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Site-Selective Conjugation of Native Proteins with DNA.

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Site-Selective Conjugation of Native Proteins with DNA. / Trads, Julie Brender; Tørring, Thomas; Gothelf, Kurt Vesterager.

I: Accounts of Chemical Research, Bind 50, Nr. 6, 20.06.2017, s. 1367-1374.

Publikation: Bidrag til tidsskrift/Konferencebidrag i tidsskrift /Bidrag til avisTidsskriftartikelForskningpeer review

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Trads, Julie Brender ; Tørring, Thomas ; Gothelf, Kurt Vesterager. / Site-Selective Conjugation of Native Proteins with DNA. I: Accounts of Chemical Research. 2017 ; Bind 50, Nr. 6. s. 1367-1374.

Bibtex

@article{396780806bcc4a8c83a0a7901753eda6,
title = "Site-Selective Conjugation of Native Proteins with DNA.",
abstract = "Conjugation of DNA to proteins is increasingly used in academia and industry to provide proteins with tags for identification or handles for hybridization to other DNA strands. Assay technologies such as immuno-PCR and proximity ligation and the imaging technology DNA-PAINT require DNA-protein conjugates. In DNA nanotechnology, the DNA handle is exploited to precisely position proteins by self-assembly. For these applications, site-selective conjugation is almost always desired because fully functional proteins are required to maintain the specificity of antibodies and the activity of enzymes. The introduction of a bioorthogonal handle at a specific position of a protein by recombinant techniques provides an excellent approach to site-specific conjugation, but for many laboratories and for applications where several proteins are to be labeled, the expression of recombinant proteins may be cumbersome. In recent years, a number of chemical methods that target conjugation to specific sites at native proteins have become available, and an overview of these methods is provided in this Account. Our laboratory has investigated DNA-templated protein conjugation (DTPC), which offers an alternative approach to site-selective conjugation of DNA to proteins. The method is inspired by the concept of DNA-templated synthesis where functional groups conjugated to DNA strands are preorganized by DNA hybridization to dramatically increase the reaction rate. In DPTC, we target metal binding sites in proteins to template selective covalent conjugation reactions. By chelation of a DNA-metal complex with a metal binding site of the protein, an electrophile on a second DNA strand is aligned for reaction with a lysine side chain on the protein in the proximity of the metal binding site. The method is quite general because approximately one-third of all wild-type proteins contain metal-binding sites, including many IgG antibodies, and it is also applicable to His-tagged proteins. This emerging field provides direct access to site-selective conjugates of DNA to commercially available proteins. In this Account, we introduce these methods to the reader and describe current developments and future aspects.",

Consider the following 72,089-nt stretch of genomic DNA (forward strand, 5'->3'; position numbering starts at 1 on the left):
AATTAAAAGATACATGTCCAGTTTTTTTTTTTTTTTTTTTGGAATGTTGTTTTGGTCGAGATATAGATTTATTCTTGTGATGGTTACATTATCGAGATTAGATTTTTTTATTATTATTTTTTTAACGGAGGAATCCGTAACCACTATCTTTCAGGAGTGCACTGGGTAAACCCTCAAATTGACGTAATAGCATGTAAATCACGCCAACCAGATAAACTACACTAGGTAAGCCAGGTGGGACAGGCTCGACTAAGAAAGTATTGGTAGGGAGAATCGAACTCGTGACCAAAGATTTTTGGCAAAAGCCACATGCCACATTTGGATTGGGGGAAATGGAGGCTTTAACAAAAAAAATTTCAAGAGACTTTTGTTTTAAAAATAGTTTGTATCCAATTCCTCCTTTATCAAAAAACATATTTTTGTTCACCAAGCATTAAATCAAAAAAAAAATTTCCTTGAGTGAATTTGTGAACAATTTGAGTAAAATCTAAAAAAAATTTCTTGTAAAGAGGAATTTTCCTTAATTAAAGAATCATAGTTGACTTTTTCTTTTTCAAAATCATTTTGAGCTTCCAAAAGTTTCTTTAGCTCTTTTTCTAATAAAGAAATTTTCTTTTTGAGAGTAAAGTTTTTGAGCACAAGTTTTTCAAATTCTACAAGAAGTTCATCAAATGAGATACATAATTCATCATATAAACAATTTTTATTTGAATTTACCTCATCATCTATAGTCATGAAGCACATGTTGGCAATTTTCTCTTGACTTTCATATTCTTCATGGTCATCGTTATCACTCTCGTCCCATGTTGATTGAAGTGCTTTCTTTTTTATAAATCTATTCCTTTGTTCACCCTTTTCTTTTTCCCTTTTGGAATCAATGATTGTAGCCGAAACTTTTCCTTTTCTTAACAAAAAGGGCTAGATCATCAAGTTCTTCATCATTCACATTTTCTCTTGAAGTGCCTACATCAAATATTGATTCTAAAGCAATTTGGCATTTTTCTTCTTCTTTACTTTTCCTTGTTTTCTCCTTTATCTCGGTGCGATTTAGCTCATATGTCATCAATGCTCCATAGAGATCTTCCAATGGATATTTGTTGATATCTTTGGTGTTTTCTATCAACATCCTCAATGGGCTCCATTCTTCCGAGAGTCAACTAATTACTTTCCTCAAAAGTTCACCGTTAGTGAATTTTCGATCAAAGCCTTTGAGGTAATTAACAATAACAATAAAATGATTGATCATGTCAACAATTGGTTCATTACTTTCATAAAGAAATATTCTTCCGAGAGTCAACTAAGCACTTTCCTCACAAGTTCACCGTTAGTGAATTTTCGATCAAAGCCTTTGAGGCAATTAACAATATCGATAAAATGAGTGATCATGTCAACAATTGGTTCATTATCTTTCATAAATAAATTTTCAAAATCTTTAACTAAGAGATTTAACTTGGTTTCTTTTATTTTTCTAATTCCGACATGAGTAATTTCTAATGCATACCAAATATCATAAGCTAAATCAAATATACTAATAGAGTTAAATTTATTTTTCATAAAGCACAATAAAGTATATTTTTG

author = "Trads, {Julie Brender} and Thomas T{\o}rring and Gothelf, {Kurt Vesterager}",
year = "2017",
month = jun,
day = "20",
doi = "10.1021/acs.accounts.6b00618",
language = "English",
volume = "50",
pages = "1367--1374",
journal = "Accounts of Chemical Research",
issn = "0001-4842",
publisher = "AMER CHEMICAL SOC",
number = "6",

}

RIS

TY - JOUR

T1 - Site-Selective Conjugation of Native Proteins with DNA.

AU - Trads, Julie Brender

AU - Tørring, Thomas

AU - Gothelf, Kurt Vesterager

PY - 2017/6/20

Y1 - 2017/6/20